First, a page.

Still good advice

“Above all, do not lose your desire to walk. Every day I walk myself into a state of well-being and walk away from every illness. I have walked myself into my best thoughts, and I know of no thought so burdensome that one cannot walk away from it.”

– Soren Kierkegaard, Danish philosopher, 1813-1855.

I found this quote at the beginning of a book, “Cities for People” by Jan Gehl. Gehl is a Danish architect who is the guru of livable, walkable and bike friendly city design. Copenhagen is one of the most walkable and bikable cities in the world. His books are not so easy to come by so I am thankful for inter-library loan services and greatly look forward to reading this and his earlier work “Life Between Buildings: Using Public Space.”

We would like to see more people walking and bicycling in our community, not only for their own health but for the health of our community. But people need to feel safe and roadways must be designed or retrofitted to accommodate pedestrians and bicyclists. People will not walk or bike if it’s not safe.

On our field trip yesterday during the Pedestrian Safety Workshop we took a look at some of the streets in this community which could use some measures which would improve safety for walkers and bicyclists. We talked about bike lanes on Tompkins Street and Rt. 281. Measures such as bulbouts and medians would calm the traffic and provide areas where people could more safely cross the street. We even talked about roundabouts.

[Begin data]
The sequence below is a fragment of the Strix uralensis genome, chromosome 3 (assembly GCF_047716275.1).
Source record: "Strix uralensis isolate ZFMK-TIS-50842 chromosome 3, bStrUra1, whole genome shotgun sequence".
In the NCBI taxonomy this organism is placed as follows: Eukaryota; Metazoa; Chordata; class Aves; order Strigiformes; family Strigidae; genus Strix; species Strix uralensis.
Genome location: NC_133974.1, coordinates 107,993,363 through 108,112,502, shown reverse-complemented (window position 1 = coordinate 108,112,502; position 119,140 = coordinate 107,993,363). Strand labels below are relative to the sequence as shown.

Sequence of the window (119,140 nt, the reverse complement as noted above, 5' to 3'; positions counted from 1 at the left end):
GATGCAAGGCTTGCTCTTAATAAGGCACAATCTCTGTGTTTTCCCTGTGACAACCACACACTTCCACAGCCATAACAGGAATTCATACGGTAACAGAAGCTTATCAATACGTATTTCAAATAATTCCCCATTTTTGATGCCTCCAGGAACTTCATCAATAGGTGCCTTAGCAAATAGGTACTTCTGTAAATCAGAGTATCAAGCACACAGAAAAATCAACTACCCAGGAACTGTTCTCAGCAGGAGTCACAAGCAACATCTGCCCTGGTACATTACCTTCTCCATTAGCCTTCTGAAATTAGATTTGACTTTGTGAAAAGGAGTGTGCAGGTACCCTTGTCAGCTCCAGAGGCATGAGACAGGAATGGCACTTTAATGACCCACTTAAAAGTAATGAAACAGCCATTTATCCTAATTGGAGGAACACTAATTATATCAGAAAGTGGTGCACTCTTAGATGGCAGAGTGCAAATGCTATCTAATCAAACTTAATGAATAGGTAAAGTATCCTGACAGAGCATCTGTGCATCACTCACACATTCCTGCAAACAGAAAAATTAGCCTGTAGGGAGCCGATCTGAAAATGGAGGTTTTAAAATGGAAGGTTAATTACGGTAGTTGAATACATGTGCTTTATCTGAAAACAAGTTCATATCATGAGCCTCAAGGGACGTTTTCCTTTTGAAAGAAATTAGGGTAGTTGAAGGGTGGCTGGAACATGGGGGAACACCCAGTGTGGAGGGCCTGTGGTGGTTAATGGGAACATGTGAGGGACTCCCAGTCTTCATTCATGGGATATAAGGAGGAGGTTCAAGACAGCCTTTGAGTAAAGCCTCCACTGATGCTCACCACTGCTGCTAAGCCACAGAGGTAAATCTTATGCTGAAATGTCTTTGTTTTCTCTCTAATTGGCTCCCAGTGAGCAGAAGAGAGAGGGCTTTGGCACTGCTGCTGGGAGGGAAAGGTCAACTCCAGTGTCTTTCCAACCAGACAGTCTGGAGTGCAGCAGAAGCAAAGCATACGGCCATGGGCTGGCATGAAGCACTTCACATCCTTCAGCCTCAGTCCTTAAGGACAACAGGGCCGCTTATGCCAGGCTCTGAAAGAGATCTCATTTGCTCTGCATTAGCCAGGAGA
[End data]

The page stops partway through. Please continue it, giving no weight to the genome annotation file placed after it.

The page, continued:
And then there was the issue of sidewalks to nowhere. Along the expanded Rt. 281 section there are many places where sidewalks have been installed but don’t go anywhere and where sidewalks seem to alternate from one side of the street to the other with no place to easily cross the street.

There are lots of issues but it is gratifying that people are starting to come together to address them. Once you go through one of these workshops you start looking at streets and intersections in a whole new way.

Jan

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